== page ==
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UBC Theses and Dissertations

Effects of pulp mill wastewater treatment on phytosterol biotransformation and genomic response in rainbow trout Miskelly, Andrea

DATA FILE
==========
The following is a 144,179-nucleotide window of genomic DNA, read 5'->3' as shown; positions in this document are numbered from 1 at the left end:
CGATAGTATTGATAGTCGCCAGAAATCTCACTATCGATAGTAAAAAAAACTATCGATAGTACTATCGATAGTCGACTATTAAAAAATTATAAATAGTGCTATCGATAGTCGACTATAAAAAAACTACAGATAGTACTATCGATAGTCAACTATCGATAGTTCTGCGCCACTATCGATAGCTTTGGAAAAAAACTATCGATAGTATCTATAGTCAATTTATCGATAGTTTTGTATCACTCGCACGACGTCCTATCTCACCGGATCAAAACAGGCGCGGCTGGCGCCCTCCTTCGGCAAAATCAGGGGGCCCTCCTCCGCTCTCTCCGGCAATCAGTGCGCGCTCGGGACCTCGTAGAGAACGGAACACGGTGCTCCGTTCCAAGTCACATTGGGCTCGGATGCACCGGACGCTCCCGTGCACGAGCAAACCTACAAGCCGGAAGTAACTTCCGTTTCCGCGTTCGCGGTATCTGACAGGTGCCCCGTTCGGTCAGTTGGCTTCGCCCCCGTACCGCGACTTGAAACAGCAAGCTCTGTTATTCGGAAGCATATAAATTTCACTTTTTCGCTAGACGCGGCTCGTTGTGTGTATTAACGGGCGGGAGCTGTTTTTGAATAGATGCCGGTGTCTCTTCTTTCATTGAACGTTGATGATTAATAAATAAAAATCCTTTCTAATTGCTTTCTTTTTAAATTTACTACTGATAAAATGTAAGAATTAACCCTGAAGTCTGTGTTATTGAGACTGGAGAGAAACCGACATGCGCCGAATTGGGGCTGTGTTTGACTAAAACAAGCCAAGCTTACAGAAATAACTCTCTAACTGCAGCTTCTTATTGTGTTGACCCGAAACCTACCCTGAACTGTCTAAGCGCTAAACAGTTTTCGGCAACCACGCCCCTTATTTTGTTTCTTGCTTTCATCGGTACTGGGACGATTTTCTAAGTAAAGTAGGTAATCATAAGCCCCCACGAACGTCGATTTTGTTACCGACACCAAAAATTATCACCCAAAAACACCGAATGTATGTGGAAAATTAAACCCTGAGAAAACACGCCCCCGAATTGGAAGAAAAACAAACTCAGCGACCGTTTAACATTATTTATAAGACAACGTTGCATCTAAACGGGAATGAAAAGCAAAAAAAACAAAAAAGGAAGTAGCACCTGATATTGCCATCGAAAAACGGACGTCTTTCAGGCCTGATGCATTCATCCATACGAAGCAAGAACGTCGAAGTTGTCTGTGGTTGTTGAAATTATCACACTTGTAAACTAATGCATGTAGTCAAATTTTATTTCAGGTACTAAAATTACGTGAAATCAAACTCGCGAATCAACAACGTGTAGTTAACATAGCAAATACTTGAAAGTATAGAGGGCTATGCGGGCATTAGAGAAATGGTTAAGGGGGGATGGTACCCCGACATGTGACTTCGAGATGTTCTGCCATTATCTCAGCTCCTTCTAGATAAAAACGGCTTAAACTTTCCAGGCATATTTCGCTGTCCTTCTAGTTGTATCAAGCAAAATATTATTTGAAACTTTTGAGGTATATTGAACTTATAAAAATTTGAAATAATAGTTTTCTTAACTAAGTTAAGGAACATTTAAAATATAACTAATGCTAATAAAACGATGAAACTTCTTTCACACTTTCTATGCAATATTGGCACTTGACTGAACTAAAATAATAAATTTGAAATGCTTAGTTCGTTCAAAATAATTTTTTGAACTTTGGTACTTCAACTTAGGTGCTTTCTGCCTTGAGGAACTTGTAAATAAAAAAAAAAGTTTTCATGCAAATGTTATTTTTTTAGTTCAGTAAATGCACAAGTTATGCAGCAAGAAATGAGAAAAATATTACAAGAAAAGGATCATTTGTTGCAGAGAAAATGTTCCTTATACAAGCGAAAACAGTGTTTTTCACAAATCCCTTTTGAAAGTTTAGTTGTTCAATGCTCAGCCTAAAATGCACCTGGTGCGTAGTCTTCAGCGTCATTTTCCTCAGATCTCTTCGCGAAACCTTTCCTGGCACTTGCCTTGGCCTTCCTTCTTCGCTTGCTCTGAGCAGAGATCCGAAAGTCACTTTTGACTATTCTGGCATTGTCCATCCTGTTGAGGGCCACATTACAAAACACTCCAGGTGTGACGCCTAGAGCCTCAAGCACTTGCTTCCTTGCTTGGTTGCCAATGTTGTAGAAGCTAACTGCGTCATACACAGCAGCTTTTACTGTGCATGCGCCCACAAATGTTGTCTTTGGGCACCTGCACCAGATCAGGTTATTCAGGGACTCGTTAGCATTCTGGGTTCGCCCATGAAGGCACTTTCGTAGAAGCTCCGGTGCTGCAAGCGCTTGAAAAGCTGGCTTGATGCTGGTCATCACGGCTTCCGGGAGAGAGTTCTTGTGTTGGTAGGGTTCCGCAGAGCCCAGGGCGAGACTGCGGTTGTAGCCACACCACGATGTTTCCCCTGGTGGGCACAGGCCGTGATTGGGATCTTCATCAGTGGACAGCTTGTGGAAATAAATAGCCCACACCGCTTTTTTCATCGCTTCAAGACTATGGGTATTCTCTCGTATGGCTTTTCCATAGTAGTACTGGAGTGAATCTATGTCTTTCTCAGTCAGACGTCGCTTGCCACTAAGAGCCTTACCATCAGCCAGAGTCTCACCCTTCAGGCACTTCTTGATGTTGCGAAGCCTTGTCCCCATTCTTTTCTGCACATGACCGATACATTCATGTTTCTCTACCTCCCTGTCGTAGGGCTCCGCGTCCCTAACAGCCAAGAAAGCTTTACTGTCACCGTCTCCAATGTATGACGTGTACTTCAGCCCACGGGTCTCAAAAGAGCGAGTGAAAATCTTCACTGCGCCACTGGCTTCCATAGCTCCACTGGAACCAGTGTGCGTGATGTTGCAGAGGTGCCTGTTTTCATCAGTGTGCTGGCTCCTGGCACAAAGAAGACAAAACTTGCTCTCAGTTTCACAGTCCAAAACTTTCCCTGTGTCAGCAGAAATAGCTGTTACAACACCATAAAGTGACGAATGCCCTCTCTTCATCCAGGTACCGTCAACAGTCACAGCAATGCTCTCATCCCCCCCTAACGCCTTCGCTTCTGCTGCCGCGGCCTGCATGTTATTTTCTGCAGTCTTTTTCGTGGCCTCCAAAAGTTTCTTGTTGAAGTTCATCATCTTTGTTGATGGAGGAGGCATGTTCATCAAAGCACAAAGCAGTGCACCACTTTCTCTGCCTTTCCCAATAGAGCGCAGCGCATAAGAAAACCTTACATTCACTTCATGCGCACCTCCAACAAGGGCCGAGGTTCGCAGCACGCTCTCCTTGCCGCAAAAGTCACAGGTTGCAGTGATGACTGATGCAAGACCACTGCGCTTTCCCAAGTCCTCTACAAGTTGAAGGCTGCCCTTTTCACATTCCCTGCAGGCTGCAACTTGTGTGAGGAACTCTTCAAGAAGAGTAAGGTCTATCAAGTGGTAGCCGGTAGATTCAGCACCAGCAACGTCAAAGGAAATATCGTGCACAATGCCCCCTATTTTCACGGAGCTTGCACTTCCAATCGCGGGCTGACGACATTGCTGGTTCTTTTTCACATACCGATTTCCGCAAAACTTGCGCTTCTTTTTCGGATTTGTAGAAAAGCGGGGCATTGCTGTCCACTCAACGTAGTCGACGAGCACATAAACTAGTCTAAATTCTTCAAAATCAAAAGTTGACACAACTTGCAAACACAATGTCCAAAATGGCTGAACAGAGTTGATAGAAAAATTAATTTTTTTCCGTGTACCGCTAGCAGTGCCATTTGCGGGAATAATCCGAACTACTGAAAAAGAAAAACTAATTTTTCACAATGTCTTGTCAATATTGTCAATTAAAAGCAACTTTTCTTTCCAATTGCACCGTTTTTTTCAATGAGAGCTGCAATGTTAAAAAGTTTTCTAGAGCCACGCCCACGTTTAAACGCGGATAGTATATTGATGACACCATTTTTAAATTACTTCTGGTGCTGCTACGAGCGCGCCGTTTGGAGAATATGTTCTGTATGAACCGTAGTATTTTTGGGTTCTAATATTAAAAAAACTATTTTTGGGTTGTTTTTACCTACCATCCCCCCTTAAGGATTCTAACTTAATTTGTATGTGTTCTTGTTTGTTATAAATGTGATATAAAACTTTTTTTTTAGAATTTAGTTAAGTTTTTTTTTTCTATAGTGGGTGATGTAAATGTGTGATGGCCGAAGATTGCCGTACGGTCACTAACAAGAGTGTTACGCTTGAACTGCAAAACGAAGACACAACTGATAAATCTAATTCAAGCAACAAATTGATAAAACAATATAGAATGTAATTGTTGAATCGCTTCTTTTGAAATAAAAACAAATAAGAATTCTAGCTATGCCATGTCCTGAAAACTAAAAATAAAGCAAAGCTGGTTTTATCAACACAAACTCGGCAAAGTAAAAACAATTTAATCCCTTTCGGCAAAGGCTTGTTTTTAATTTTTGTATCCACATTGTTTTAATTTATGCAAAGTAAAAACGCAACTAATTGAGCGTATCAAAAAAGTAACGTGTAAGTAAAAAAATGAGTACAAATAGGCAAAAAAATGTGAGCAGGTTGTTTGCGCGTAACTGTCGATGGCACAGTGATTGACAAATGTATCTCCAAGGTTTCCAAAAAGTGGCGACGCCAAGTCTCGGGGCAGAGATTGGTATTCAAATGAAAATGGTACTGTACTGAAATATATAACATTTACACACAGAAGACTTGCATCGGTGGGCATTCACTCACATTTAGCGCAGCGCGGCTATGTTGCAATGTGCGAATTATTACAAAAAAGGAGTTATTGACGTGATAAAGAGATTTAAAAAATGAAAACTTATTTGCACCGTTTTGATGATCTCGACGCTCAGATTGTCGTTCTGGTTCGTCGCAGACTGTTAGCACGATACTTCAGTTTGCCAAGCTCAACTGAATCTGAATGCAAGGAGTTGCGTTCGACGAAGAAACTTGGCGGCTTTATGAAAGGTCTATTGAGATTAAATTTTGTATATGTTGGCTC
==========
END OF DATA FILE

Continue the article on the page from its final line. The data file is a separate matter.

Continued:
Phytosterols are ubiquitous, naturally occurring plant steroids that are released into solution during pulping processes. These chemicals have formerly been identified as endocrine disrupting compounds. Phytosterols are known to be degraded by microorganisms during biological wastewater treatment, but the metabolites produced during this process and their subsequent effects on fish remain unclear. The objectives of the present study were to determine whether phytosterol biotransformation products can be identified in pulp mill effluents and to establish a relationship between wastewater treatment conditions, concentrations of phytosterols and their metabolites, and genomic response in fish. To accomplish this, a benchscale biological wastewater treatment system was operated using aerobic and microaerophilic treatment trains with a range of solids retention times (SRTs). By varying these operational parameters, four independently treated effluents were produced. Treated effluents were characterized for concentrations of phytosterols and their potential biotransformation products, including thirteen estrogenic and three androgenic compounds. Results showed microaerophilic effluents to contain sterols concentrations at levels two to three orders of magnitude higher than aerobic effluents. Sterols biotransformation products were identified in each effluent and included cholesterol, desmosterol, dihydrocholesterol and estrone. Estrone was the most ecologically relevant metabolite identified and was detected in final treated aerobic effluent at a maximum concentration of 623 ng/L. Following chemical characterization, underyearling rainbow trout were exposed to the effluents at 1% and 10% g/g for 96 hours. Liver tissues were dissected, persevered and analyzed by quantitative polymerase chain reaction. Genes selected for examination of molecular level responses were VTG1, VEPB, VEPG, NME, AR and THRa. Results demonstrated a strong estrogenic and thyroid response with a clear pattern among wastewater treatment conditions. Microaerophilic effluent generated with a short SRT induced the strongest response and was able to do so at both 10% and 1% concentrations. Aerobic effluents induced a significant response at 10% effluent concentration but only for NME, which proved the most sensitive of all genes tested. This study highlights the use of genomic analysis as a predictive indicator for endocrine disrupting effects and provides insight into the operation of wastewater treatment systems for reduction of biological effects.

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